So I believe that, even in the proudest heart, there is something that gasps for humility, as a choking man gasps for air—something that craves the sheer blessed relief of humility. It is this craving that responds gratefully to Psalm Twenty-Three.
We might take the imaginary case of a ‘self-made man’ who has spent his entire life cherishing his independence, his resilience, and his resourcefulness. These are all good qualities in themselves, of course, but let us also imagine this ‘self-made man’, like so many of us, has let himself be eaten up with pride in his own accomplishments.
I think it’s no great leap to think of such a man listening to the words of Psalm Twenty-Three—“Thou preparest a table before me in the face of mine enemies, thou anointest my head with oil; my cup runneth over”—and feeling (even if unconsciously) what a burden his own self-satisfaction and pride has become. I can imagine him placing himself in the role of the narrator of the poem, and feeling relief in the idea of a child-like dependency and gratitude. Because, of course, we are all charity cases in the end, whatever our accomplishments. Our very skills and talents are God-given. “For who makes you different from anyone else? What do you have that you did not receive? And if you did receive it, why do you boast as though you did not?” (1 Corinthians 4:7.)
One a purely poetic level, much of the poem’s appeal comes from a mixture of straightforwardness of subject matter with a certain stiffness in style. In the Good News Bible translation, “He maketh me to lie down in green pastures; he leadeth me beside the still waters” becomes “He lets me rest in fields of green grass and leads me to quiet pools of fresh water”. The Good News translation has a simple beauty of its own, but it lacks the self-conscious poetry of the King James version. Again, there is something child-like about this. If you ever listen to children reading poetry aloud—or even reading prose aloud—they usually do so in a choppy, solemn, sing-song manner. We tend to smile at this, but I think their instincts are quite healthy. There is a magic to the written word, and indeed to the spoken word. It’s a shame that we ever lose this sense of the magic and solemnity of words, and we should do everything we can to hold onto it.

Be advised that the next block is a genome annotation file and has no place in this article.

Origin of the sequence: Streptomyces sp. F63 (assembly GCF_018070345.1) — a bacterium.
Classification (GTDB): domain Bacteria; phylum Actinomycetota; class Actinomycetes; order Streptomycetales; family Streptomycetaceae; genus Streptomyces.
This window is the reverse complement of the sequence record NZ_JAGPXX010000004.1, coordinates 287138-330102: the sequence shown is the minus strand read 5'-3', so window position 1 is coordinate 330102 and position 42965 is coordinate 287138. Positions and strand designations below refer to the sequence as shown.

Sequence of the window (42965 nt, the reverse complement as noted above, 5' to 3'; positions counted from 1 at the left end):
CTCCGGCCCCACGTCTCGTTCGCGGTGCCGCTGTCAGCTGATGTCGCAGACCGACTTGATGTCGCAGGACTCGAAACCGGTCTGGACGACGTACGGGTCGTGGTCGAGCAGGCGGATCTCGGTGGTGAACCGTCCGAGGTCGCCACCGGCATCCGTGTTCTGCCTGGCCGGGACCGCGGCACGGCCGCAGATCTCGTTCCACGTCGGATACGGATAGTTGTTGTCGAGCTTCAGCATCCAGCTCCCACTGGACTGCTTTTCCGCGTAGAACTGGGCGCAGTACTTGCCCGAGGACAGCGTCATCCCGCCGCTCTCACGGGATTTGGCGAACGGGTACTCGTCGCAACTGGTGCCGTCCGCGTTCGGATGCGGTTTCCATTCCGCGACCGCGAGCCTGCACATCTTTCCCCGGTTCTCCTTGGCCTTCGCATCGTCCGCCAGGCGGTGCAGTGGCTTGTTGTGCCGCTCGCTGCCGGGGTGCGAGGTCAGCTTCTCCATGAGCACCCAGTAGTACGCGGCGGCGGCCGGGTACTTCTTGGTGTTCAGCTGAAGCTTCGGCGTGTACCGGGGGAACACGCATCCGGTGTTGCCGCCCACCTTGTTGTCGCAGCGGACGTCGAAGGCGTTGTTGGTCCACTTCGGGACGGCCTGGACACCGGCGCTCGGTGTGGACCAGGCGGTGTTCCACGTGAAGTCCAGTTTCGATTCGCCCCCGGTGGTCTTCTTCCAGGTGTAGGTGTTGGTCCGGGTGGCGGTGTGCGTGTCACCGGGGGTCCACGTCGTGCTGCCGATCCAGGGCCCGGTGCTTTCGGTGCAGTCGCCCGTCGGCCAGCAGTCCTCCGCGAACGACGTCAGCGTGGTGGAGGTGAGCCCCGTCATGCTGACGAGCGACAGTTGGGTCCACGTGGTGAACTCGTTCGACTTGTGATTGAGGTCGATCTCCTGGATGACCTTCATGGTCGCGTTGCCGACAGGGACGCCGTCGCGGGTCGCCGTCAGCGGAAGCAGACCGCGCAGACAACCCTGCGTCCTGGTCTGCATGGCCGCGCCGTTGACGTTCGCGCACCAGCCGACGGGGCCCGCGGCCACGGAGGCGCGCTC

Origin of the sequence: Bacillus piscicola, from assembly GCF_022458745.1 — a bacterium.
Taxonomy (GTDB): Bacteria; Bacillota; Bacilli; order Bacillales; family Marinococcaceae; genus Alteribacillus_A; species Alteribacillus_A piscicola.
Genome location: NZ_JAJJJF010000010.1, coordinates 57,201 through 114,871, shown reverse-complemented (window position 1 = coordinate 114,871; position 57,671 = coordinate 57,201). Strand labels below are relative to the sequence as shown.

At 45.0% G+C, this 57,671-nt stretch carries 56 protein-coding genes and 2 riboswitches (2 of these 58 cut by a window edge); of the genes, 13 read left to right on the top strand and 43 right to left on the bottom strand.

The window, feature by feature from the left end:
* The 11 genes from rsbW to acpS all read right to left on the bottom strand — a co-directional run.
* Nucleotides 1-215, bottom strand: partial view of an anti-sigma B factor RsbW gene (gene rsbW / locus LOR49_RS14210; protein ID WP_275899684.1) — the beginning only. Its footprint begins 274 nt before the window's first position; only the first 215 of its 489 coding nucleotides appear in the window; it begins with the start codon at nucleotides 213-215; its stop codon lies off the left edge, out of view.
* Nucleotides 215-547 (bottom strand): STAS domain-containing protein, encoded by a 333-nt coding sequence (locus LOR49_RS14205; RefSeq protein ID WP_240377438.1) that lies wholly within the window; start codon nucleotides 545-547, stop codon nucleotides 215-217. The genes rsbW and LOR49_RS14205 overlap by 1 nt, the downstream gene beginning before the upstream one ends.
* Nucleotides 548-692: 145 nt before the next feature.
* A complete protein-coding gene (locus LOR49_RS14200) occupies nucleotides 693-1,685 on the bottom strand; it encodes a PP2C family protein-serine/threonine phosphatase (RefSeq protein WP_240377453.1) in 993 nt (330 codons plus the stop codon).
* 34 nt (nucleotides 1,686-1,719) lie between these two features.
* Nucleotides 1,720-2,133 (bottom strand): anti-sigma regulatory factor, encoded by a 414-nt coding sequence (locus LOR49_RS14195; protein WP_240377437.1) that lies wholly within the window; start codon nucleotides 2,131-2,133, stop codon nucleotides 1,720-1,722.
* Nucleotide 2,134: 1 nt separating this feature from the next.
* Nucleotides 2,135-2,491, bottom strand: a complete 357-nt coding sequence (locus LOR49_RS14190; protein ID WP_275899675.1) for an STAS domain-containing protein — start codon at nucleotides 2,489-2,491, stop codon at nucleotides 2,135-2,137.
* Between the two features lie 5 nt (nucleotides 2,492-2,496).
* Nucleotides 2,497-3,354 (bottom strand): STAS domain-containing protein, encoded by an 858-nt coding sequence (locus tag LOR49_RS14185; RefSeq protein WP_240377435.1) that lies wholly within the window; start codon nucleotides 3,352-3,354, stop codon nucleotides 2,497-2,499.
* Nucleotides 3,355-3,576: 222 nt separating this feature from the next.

Finally, I ascribe much of this poem’s universal appeal, unsurprisingly, to its very universality. There is nothing in Psalm Twenty-Three which could not apply to anybody, anywhere, at any time. It is very hard to think of any literary work which is more universal.
Literary critics (and others) have written much on the idea of universality, and how it relates to particularity. I have sometimes encountered the claim that a work of art, to achieve universality, should be unabashedly particular. In other words, a movie about a fisherman in Nantucket, which aims to be nothing other than a movie about a fisherman in Nantucket, will achieve a universal resonance without trying—whereas a movie that goes out of its way to be about an Average Joe, that aims for the broadest appeal, will fall flat because there is really no such thing as an Average Joe. Everybody is somebody. Everywhere is somewhere. Vagueness kills art, and kills poetry.
It’s a plausible-sounding theory, but I don’t agree with it. I think vagueness can be a virtue in poetry. Psalm Twenty-Three takes the most hackneyed (or rather, the most timeless) symbols and makes unforgettable use of them. The narrator is nobody in particular and the landscape is nowhere in particular. In other words, the narrator is all of us, and the landscape is life itself.
For all that we cherish our individuality and our identities, the things that matter the most are as common as the sky, the sun and the moon. I think that Psalm Twenty-Three speaks to our human condition in its most fundamental terms. And that is why its appeal is so enduring—and why I myself have been unable to write about it, in this article, without being moved several times to tears.